Julie Billett, Director of Public Health, introduced the draft report which provided an overview of health and wellbeing in Islington and focused on the economics of prevention.
The following main points were noted in the discussion:
· The report focused on the importance of prevention; it was explained that Islington faced significant health and wellbeing challenges and it was not possible to increase the scale of services within existing resources. As a result local agencies were considering innovative ways of transforming services through initiatives such as the Haringey and Islington Wellbeing Partnership.
· The Board considered the financial challenges on health and care services and commented on the importance of reviewing both what services are provided and how they operate. For example, it was suggested that services could become more efficient by minimising the number of assessments carried out by services and taking a more holistic approach to supporting service users. This would require integrated services and a strong degree of trust between agencies.
· Islington health and care services had a combined annual budget of £800m. The Board considered the importance of reducing bureaucracy to ensure that best use was made of these funds. It was commented that creating jobs in the local community helped to keep local people in good health.
· It was highlighted that a significant amount of money was spent on a relatively small cohort of highly vulnerable people; it was suggested that ‘quick wins’ were needed, such as reducing duplication between services, to minimise the spend on these individuals and to redirect resources towards prevention.
· The Board commented on the ‘make every contact count’ initiative. It was suggested that this could reach a wider audience by extending the initiative to voluntary sector organisations, in particular those working with individuals with long term conditions. The Board recognised the assets of the voluntary and community sector and it was suggested that champions from the sector would be welcomed.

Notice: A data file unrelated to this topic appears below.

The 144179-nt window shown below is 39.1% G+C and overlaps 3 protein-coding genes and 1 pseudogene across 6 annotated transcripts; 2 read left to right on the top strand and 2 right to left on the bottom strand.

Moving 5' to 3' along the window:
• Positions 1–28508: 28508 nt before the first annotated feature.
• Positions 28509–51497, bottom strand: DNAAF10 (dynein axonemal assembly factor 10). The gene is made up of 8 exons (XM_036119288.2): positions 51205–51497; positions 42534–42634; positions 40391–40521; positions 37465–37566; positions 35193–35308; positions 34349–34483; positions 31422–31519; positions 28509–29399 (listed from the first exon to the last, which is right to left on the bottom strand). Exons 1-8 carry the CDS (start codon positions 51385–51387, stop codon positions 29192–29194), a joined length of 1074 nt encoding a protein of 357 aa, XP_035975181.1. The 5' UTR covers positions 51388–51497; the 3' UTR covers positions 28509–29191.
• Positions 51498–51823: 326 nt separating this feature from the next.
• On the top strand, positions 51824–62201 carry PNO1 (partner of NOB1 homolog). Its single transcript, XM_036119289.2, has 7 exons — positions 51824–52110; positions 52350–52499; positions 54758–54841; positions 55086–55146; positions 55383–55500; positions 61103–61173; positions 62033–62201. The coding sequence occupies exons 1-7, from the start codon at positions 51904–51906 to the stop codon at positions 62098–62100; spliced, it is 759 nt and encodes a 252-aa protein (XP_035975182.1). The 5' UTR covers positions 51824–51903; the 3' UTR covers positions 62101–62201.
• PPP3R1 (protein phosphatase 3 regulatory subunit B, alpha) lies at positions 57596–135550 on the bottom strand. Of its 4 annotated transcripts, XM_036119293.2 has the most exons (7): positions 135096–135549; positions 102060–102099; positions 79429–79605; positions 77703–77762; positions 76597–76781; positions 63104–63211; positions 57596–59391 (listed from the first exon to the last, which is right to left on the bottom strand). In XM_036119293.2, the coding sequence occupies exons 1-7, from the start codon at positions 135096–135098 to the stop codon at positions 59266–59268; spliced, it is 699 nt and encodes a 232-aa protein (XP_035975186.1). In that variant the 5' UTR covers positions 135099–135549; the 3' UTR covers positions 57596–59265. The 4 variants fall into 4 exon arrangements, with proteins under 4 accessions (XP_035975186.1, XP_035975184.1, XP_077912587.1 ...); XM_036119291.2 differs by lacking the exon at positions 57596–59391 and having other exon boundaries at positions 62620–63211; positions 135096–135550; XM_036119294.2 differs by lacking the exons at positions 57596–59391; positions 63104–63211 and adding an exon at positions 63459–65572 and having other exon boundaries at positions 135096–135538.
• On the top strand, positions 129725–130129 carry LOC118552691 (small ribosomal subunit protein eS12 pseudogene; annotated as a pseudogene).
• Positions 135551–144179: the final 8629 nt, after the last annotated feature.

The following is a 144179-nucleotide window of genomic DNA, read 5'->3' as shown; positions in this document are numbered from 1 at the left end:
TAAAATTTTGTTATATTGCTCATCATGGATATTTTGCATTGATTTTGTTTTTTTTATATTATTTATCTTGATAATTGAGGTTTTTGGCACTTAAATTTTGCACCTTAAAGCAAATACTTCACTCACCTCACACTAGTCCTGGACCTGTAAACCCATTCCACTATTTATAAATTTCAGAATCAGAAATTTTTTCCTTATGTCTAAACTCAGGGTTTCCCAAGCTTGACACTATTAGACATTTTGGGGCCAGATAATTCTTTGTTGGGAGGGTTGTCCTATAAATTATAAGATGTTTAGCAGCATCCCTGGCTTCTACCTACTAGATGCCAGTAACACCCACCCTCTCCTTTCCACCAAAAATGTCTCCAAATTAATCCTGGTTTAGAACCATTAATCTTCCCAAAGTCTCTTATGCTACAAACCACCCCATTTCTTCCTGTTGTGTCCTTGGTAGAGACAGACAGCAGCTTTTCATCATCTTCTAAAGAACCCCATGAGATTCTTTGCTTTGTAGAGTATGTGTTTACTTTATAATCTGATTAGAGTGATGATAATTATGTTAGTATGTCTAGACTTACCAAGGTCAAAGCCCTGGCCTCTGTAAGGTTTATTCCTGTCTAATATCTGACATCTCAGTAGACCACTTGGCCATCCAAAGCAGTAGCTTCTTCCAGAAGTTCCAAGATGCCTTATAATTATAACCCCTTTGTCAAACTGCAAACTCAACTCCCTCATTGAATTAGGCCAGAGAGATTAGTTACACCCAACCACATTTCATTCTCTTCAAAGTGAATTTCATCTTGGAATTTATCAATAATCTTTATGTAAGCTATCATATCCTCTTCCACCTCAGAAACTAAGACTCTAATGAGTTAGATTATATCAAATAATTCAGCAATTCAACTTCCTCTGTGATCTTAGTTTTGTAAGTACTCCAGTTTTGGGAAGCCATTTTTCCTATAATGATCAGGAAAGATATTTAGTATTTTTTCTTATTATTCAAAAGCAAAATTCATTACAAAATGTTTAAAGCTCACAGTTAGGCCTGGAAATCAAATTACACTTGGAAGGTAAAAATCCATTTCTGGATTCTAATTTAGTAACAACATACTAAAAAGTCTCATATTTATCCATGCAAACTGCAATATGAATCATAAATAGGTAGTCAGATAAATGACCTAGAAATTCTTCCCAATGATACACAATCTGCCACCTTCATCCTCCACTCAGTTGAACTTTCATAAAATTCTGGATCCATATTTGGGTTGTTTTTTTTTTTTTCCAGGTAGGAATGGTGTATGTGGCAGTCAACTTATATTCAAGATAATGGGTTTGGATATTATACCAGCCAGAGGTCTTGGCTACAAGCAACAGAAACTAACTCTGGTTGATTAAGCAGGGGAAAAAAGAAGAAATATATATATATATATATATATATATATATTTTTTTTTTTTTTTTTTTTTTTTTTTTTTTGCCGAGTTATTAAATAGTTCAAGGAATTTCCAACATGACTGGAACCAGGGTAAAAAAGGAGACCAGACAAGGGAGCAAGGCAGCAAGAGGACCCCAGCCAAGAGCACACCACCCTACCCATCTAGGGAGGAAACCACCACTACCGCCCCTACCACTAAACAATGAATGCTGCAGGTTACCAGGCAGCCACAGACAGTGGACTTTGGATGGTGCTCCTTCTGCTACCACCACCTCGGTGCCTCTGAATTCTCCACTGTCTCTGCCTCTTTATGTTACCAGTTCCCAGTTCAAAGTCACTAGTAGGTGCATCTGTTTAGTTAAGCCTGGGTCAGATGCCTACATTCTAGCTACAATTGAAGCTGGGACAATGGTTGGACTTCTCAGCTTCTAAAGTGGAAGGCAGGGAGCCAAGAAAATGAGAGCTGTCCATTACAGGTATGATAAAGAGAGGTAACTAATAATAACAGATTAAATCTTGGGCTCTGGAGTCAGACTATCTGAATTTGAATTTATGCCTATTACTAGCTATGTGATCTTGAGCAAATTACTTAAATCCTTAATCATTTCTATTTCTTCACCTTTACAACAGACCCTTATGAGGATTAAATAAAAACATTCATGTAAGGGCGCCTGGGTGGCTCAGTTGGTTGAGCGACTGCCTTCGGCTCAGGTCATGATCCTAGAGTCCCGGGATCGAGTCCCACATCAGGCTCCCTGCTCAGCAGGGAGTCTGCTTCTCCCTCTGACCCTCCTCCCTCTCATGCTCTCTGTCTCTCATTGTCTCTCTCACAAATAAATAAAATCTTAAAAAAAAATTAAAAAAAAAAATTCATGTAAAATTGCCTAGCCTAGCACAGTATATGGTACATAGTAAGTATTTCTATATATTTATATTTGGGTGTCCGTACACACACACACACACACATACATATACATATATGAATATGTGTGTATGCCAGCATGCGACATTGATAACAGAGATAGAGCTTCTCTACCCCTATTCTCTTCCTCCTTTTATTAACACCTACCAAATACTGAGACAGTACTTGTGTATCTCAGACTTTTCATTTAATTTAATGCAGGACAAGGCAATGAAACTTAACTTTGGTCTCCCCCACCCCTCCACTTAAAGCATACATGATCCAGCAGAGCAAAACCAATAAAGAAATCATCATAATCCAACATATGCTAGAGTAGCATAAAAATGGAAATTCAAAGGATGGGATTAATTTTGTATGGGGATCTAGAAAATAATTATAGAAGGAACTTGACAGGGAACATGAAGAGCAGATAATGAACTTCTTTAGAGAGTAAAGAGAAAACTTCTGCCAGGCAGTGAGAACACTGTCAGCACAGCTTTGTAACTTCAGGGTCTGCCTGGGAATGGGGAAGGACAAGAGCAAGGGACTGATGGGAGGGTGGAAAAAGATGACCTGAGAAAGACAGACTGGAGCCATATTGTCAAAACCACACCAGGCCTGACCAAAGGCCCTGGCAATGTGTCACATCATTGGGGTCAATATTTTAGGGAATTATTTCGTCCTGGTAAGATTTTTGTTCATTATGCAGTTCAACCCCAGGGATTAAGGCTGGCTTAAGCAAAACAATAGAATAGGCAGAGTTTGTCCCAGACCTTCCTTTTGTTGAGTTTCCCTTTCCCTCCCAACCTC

Councillor Caluori entered the meeting.
· It was advised that Islington CCG was fully supportive of enhancing preventative work, commenting that greater collaboration between agencies and across local authority boundaries would increase resources and improve the effectiveness of services. The Board noted the challenge of focusing primary care services on early intervention whilst the existing work load is so large.
· Graeme Cooke, Head of Strategy and Change, advised that there were between 1,500 and 3,000 residents in Islington who faced multiple disadvantages and had a significant demand for local services. These people may have housing vulnerabilities, be domestic violence victims, have mental or physical health issues, or substance misuse problems. It was suggested that a radically different model was needed to improve outcomes for these people and reduce the costs to public services.
· A discussion was had on how other agencies can contribute to the ‘make every contact count’ initiative. It was reported that 130 housing repairs operatives had received relevant training. Whist expanding the initiative would be welcomed, it was commented that culture change would be needed to re-focus some services on early intervention and prevention. It was suggested that further work with schools and youth hubs could be effective, particularly on issues such as alcohol abuse.
That the Annual Public Health Report be noted.